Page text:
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Most travelers love having a concierge on hand at their hotel, but what about concierge-style service for a restaurant or a supermarket? At one of Chicago’s newest steakhouses, for example, diners are greeted by a trained concierge who’s ready to call a cab, book Bulls tickets or just help them find their way around the 15,000-square-foot Swift & Son’s space, according to Crain’s Chicago Business.
While this level of restaurant service may not yet be widespread, some industry observers are seeing a greater need for supermarket concierge service, especially when it comes to capturing Millennial loyalty. An October 2015 research report, published by the International Dairy-Deli-Bakery Association (IDDBA) and the Hartman Group, says Millennials as a group need a high level of service and instruction at the grocery mainly because they have limited cooking experience. The report also describes this group as having “a low tolerance for empty claims. Authenticity and transparency are paramount when trying to connect with them. While Millennials are wanting more face-to-face relationships, it is the digital literacy of this generation that is driving all things mobile, social, and digital. They aren’t recognizing grocers’ fresh prepared foods as even playing in this realm–which opens a tremendous opportunity for development in this white space.”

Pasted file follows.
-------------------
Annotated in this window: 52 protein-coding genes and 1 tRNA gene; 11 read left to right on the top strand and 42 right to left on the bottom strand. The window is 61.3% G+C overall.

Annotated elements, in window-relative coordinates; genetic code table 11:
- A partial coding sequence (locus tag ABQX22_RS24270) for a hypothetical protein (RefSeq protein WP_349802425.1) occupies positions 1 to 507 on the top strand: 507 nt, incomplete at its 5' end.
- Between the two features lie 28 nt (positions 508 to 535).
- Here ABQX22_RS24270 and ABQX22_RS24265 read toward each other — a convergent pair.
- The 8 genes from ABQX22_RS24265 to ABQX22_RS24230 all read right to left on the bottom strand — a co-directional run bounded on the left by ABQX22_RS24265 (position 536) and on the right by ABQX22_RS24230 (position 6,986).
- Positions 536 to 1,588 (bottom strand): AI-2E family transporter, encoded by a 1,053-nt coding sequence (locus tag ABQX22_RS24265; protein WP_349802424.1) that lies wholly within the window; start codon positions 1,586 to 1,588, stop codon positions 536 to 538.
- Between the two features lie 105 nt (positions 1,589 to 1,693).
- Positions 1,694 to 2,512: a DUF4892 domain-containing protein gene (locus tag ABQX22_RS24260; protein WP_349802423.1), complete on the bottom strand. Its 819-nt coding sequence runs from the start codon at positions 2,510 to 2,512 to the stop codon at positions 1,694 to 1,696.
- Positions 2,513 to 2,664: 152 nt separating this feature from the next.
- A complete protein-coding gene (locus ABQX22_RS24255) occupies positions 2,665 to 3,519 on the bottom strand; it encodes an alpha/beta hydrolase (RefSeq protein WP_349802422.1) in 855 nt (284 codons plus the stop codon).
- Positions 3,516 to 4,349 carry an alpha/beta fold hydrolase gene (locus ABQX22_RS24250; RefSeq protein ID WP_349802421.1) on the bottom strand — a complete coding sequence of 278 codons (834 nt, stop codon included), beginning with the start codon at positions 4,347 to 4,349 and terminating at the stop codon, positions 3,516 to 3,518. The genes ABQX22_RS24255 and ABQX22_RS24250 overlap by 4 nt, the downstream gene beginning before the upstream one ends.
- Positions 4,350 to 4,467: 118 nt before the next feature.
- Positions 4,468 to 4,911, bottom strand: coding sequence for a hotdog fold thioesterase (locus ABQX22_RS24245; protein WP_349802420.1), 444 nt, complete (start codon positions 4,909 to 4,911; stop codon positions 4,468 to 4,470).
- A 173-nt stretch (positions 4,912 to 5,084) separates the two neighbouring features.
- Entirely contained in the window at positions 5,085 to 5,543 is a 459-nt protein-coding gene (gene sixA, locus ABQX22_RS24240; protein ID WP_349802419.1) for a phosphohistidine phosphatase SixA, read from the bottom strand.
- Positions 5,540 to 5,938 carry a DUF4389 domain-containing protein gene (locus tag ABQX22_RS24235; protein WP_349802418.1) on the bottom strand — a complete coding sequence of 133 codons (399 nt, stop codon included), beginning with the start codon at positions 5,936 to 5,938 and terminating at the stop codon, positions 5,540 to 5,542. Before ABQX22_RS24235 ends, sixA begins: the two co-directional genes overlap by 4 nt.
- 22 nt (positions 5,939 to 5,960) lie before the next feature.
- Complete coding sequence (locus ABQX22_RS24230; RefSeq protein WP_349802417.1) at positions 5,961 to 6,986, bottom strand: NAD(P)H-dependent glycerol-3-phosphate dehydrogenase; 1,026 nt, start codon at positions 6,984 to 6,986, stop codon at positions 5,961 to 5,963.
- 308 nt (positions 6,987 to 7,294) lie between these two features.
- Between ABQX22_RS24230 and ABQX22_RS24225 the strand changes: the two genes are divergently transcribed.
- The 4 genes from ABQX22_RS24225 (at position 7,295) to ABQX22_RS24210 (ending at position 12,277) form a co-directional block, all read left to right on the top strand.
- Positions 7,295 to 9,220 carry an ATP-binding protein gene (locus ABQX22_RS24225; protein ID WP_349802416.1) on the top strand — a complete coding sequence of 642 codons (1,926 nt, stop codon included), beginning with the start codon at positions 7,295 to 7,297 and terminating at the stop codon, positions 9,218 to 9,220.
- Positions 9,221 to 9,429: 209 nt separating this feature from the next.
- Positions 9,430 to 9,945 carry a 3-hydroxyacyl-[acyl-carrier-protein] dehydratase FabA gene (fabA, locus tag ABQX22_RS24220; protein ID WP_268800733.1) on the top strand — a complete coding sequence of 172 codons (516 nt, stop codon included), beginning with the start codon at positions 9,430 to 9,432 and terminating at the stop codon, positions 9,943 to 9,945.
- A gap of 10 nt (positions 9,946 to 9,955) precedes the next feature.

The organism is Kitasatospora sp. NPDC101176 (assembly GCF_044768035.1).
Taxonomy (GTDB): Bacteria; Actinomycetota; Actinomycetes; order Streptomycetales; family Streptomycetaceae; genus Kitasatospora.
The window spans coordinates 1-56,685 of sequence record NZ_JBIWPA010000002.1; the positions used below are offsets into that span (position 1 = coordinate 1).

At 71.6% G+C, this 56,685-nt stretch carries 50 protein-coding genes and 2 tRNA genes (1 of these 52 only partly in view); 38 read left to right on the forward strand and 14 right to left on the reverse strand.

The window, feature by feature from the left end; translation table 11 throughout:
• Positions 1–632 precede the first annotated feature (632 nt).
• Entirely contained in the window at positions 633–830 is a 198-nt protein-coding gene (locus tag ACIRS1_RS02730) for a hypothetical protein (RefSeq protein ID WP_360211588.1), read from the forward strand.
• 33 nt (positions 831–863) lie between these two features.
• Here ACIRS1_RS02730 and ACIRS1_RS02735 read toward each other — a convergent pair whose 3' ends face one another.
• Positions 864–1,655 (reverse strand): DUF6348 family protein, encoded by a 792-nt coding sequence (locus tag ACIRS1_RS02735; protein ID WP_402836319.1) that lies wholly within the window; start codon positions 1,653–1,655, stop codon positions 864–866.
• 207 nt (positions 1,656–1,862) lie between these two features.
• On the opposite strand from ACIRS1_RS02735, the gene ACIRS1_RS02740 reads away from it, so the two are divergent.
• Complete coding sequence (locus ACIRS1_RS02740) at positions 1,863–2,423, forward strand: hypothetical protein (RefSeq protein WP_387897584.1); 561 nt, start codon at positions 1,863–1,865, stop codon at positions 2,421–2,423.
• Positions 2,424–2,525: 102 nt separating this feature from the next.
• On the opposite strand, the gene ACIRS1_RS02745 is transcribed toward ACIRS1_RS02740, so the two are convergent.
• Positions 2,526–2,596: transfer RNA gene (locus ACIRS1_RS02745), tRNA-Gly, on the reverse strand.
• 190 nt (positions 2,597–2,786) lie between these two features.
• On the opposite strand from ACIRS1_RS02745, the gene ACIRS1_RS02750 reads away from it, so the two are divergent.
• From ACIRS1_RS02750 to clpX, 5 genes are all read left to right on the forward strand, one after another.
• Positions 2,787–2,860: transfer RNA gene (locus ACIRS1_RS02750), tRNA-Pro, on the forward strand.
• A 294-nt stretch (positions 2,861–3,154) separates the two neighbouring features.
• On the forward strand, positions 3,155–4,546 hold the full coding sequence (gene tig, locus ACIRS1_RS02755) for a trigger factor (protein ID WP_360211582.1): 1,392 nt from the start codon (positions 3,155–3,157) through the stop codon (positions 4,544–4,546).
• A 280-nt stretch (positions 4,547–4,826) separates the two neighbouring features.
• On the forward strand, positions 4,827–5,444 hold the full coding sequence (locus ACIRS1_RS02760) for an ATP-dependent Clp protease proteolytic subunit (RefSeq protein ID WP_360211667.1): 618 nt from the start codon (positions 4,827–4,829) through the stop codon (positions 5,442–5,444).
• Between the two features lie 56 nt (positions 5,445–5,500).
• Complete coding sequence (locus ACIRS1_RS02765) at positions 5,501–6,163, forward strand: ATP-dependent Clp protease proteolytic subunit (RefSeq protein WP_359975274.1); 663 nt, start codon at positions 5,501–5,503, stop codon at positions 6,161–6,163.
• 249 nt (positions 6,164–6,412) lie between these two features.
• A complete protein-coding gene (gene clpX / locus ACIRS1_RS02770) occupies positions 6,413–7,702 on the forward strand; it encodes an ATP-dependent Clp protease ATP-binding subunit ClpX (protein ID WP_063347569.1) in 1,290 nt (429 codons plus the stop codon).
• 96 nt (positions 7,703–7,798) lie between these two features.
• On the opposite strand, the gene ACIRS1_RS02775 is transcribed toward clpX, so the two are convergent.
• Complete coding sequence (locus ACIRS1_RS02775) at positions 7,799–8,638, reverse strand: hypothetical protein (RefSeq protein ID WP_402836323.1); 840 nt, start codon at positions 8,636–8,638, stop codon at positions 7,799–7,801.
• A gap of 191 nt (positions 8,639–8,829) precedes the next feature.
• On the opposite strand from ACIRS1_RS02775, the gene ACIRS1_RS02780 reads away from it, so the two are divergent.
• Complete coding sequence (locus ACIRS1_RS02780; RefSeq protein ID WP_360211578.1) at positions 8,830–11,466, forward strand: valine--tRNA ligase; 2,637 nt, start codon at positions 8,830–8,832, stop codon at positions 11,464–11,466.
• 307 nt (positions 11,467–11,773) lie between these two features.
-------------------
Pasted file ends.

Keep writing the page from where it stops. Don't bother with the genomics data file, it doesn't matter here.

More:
What would supermarket concierge service look like? Basically, it means having more trained chefs and in-the-trenches staff on hand to demonstrate usage ideas and best practices in key parts of the store, especially in prepared food areas. Staff should be trained to meet the particular demands of Millennials, who rarely shop with meal plans or lists, need to see a lot of fresh foods, and want to mix and match prepared food options to fit any craving or whim.
- More staff hired and trained for in-store demos on easy meal prep
- Signage directing shoppers to particular cravings such as “comfort,” “street food-inspired” or “mini-indulgences”
- Prepared foods that convey freshness with labels like “just-baked” or “fresh from the grill”